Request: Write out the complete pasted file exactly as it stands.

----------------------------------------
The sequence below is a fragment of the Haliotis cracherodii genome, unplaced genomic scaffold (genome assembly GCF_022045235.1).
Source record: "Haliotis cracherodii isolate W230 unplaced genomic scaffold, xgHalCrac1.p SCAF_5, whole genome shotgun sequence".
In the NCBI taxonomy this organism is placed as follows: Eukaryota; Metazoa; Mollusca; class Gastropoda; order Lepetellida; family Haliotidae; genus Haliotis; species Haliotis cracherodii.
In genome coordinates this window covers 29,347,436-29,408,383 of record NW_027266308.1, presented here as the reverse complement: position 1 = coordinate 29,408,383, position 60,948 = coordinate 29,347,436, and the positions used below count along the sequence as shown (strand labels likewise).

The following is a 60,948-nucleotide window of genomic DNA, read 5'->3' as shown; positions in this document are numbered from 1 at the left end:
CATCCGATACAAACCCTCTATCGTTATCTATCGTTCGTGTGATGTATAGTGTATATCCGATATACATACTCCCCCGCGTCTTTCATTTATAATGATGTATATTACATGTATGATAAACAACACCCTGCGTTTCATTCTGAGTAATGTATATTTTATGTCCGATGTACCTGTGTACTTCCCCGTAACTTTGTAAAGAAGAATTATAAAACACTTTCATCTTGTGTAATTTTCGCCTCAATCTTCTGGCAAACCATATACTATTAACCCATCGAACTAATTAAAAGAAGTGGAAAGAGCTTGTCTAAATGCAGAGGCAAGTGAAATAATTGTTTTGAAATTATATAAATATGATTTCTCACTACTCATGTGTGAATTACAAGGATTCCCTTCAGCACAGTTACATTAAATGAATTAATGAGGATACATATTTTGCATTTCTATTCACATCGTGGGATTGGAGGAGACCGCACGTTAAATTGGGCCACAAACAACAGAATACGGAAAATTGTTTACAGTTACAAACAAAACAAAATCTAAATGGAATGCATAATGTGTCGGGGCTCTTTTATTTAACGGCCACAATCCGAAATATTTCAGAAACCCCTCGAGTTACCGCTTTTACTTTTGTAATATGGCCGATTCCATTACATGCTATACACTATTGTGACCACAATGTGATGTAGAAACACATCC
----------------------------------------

The sequence below is a fragment of the Haliotis cracherodii genome, unplaced genomic scaffold (genome assembly GCF_022045235.1).
Source record: "Haliotis cracherodii isolate W230 unplaced genomic scaffold, xgHalCrac1.p SCAF_5, whole genome shotgun sequence".
In the NCBI taxonomy this organism is placed as follows: Eukaryota; Metazoa; Mollusca; class Gastropoda; order Lepetellida; family Haliotidae; genus Haliotis; species Haliotis cracherodii.
In genome coordinates this window covers 29,347,436-29,408,383 of record NW_027266308.1, presented here as the reverse complement: position 1 = coordinate 29,408,383, position 60,948 = coordinate 29,347,436, and the positions used below count along the sequence as shown (strand labels likewise).

The following is a 60,948-nucleotide window of genomic DNA, read 5'->3' as shown; positions in this document are numbered from 1 at the left end:
CATCCGATACAAACCCTCTATCGTTATCTATCGTTCGTGTGATGTATAGTGTATATCCGATATACATACTCCCCCGCGTCTTTCATTTATAATGATGTATATTACATGTATGATAAACAACACCCTGCGTTTCATTCTGAGTAATGTATATTTTATGTCCGATGTACCTGTGTACTTCCCCGTAACTTTGTAAAGAAGAATTATAAAACACTTTCATCTTGTGTAATTTTCGCCTCAATCTTCTGGCAAACCATATACTATTAACCCATCGAACTAATTAAAAGAAGTGGAAAGAGCTTGTCTAAATGCAGAGGCAAGTGAAATAATTGTTTTGAAATTATATAAATATGATTTCTCACTACTCATGTGTGAATTACAAGGATTCCCTTCAGCACAGTTACATTAAATGAATTAATGAGGATACATATTTTGCATTTCTATTCACATCGTGGGATTGGAGGAGACCGCACGTTAAATTGGGCCACAAACAACAGAATACGGAAAATTGTTTACAGTTACAAACAAAACAAAATCTAAATGGAATGCATAATGTGTCGGGGCTCTTTTATTTAACGGCCACAATCCGAAATATTTCAGAAACCCCTCGAGTTACCGCTTTTACTTTTGTAATATGGCCGATTCCATTACATGCTATACACTATTGTGACCACAATGTGATGTAGAAACACATCC